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WASHINGTON, Dec 10 (Reuters) – The United States on Tuesday imposed sanctions on four Myanmar military leaders, including the commander-in-chief, in the toughest action taken yet by Washington for alleged human rights abuses against the Rohingya and other minorities.
The sanctions targeted military chief Min Aung Hlaing on the same day that Myanmar’s civilian leader, Aung San Suu Kyi, attended the first day hearings at the U.N.’s highest court in The Hague, where she will lead Myanmar’s defense against the charge of genocide.
A 2017 military crackdown in Myanmar drove more than 730,000 Rohingya Muslims to flee to neighboring bangladesh. United Nations investigators have said Myanmar’s operation included mass killings, gang rapes and widespread arson and was executed with “genocidal intent.”
Myanmar, formerly known as Burma, denied accusations of widespread abuses and said the military’s actions were part of a fight against terrorism.
The U.S Treasury Department said in a statement on Tuesday Burmese military forces had committed “serious human rights abuse” under Min Aung Hlaing’s command.
“During this time, members of ethnic minority groups were killed or injured by gunshot, often while fleeing, or by soldiers using large-bladed weapons; others were burned to death in their own houses,” the statement said.
The sanctions Tuesday were among a round of targets implemented under the Global Magnitsky Human Rights Accountability Act, which targets perpetrators of serious human rights abuses and corruption, marking International Human Rights Day.
The sanctions freeze any U.S. assets held by those targeted and prohibits Americans from doing business with them.
As well as the army chief, the sanctions targeted Min Aung Hlaing’s deputy, Soe Win, and two subordinates who headed the elite army divisions that spearheaded the crackdown on the Rohingya.
A Reuters special report last year detailed for the first time the leading role of the two units, the 33rd Light Infantry Division, led by Than Oo, and the 99th Light Infantry Division, led by Aung Aung, in the 2017 conflict.
The 33rd Light Infantry Division led military operations in the village of Inn Din, where Reuters exposed a massacre of 10 Rohingya men and boys by soldiers and Buddhist villagers. Two Reuters reporters that worked on the story were jailed for more than 500 days.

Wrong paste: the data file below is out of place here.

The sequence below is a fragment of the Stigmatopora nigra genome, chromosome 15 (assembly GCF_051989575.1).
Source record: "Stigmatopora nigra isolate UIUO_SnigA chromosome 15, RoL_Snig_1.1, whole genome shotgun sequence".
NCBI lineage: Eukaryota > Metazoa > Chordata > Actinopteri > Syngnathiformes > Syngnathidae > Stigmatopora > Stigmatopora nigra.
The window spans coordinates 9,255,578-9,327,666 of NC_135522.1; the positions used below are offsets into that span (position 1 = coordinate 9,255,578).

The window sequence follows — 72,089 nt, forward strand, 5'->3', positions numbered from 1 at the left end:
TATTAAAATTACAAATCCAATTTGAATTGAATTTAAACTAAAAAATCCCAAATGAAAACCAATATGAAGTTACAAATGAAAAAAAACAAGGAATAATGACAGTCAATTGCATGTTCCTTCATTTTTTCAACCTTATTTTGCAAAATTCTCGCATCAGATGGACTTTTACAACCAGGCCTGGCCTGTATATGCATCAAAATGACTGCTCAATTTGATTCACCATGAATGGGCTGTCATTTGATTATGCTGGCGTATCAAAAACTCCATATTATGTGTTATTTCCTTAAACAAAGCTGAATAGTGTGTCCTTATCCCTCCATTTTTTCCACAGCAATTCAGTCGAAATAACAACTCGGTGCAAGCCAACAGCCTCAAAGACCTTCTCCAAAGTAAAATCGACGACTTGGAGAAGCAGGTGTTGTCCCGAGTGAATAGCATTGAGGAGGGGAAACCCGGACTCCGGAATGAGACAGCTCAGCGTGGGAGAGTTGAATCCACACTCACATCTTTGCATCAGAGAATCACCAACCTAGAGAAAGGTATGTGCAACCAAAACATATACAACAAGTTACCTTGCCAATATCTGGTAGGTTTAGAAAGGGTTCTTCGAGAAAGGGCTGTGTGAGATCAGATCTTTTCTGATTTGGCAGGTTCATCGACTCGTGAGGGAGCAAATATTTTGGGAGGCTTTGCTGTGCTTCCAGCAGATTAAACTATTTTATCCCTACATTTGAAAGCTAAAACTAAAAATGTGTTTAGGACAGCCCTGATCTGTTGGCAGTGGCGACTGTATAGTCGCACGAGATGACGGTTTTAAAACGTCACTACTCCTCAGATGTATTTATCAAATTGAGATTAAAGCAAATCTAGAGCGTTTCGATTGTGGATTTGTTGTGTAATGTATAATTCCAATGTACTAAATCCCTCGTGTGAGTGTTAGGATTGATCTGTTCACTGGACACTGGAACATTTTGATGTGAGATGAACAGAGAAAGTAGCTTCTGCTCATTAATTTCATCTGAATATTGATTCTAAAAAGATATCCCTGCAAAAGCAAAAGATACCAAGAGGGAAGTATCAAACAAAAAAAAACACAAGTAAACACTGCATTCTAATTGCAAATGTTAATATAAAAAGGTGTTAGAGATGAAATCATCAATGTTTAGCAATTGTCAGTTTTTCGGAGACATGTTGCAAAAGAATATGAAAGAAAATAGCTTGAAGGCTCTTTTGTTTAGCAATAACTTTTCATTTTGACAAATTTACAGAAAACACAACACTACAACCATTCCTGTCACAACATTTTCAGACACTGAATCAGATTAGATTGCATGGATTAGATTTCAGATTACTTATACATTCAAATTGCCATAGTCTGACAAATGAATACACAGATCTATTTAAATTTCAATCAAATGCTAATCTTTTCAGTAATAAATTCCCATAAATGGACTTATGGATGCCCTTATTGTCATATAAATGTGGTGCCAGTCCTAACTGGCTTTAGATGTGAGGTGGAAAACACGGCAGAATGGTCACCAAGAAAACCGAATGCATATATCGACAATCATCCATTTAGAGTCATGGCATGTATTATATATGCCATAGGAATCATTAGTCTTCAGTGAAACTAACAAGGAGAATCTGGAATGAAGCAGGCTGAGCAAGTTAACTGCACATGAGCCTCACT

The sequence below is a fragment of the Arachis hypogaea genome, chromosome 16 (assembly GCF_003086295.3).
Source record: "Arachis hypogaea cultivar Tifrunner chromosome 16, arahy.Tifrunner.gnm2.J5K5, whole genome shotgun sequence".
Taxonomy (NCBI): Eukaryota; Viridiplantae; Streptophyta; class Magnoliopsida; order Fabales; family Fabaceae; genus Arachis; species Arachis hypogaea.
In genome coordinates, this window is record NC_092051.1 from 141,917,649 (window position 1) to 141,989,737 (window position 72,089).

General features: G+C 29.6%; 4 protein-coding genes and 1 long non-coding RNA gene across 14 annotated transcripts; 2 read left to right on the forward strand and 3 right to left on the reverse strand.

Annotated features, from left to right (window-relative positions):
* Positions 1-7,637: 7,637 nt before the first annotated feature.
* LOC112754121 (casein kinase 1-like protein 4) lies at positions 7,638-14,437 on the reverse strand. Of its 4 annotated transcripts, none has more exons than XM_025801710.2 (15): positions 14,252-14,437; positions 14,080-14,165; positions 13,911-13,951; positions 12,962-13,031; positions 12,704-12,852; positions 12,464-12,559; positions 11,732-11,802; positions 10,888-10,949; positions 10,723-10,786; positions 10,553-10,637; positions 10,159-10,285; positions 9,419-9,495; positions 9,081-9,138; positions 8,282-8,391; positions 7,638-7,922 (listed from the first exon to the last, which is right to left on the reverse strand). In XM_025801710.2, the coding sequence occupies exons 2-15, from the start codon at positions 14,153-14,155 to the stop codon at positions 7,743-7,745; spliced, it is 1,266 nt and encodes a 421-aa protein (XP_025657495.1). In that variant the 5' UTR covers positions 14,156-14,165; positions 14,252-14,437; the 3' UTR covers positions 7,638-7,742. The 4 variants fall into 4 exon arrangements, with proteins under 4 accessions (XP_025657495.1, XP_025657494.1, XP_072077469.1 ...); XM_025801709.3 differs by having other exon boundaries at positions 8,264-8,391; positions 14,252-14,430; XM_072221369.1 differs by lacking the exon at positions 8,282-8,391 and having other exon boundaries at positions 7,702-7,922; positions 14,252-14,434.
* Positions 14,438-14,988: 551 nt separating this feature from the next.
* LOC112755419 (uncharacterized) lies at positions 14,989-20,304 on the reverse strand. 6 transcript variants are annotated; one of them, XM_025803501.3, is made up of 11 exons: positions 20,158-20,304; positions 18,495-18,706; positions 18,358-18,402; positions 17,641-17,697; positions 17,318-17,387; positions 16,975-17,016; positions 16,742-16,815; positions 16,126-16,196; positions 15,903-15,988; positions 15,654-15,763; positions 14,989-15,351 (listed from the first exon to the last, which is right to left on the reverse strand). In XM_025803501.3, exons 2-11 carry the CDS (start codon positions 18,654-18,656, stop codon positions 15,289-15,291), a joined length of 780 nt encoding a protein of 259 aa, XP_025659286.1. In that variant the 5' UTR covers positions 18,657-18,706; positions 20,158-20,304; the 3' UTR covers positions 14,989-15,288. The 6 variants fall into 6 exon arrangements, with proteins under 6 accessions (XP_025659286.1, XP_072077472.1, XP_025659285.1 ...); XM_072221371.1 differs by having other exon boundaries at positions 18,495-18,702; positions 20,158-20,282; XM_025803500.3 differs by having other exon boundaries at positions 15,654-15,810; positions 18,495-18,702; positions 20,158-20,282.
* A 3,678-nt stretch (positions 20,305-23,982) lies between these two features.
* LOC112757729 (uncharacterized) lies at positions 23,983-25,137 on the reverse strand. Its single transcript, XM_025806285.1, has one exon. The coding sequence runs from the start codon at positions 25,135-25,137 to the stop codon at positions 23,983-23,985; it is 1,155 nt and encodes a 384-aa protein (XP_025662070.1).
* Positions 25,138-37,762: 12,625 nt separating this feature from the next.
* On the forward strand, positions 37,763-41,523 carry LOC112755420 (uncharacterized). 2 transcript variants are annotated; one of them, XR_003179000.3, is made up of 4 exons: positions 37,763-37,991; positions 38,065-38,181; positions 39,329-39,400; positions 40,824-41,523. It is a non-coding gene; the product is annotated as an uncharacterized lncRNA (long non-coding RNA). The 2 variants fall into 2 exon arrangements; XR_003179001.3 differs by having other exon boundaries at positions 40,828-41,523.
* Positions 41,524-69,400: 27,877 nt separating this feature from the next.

It is not known whether the four generals, who were previously barred from entering the United States in July, have assets in the United States.
Myanmar’s embassy in Washington did not immediately respond to a request for comment.
The additional sanctions come months after Washington faced criticism by U.N. special rapporteur Yanghee Lee in July, who said the earlier travel ban was not enough.
John Sifton, Asia advocacy director for Human Rights Watch, called it a welcome but overdue step, saying “better late than never.”
“It is unfortunate the decision took so long. The crimes in question were incredibly serious,” he said. “If the EU follows suit with similar measures and works with the US to press other jurisdictions to crack down, soon the Myanmar military will find that their world is geographically and financially shrinking.”
The Treasury said the fresh sanctions were aimed at supporting a transition toward democracy in Myanmar, where Nobel laureate Suu Kyi came to power after landmark elections in 2015.
Suu Kyi is forced to share power with unelected generals over whom she has little control, but has remained popular at home despite international criticism over the Rohingya crisis.
Some analysts and diplomats have tipped Min Aung Hlaing as a potential presidential candidate in the next election in 2020, when Suu Kyi’s National League for Democracy is likely to face opposition from nationalists aligned with the military.
The U.S. action on Tuesday falls short of reimposing economic sanctions on Myanmar lifted after the military began loosening its grip on power. It does not target military-owned companies that dominate some sectors of Myanmar’s economy.
Mark Farmaner, director of Burma Campaign UK, an advocacy group, said these military-owned companies were still doing business with U.S. firms.
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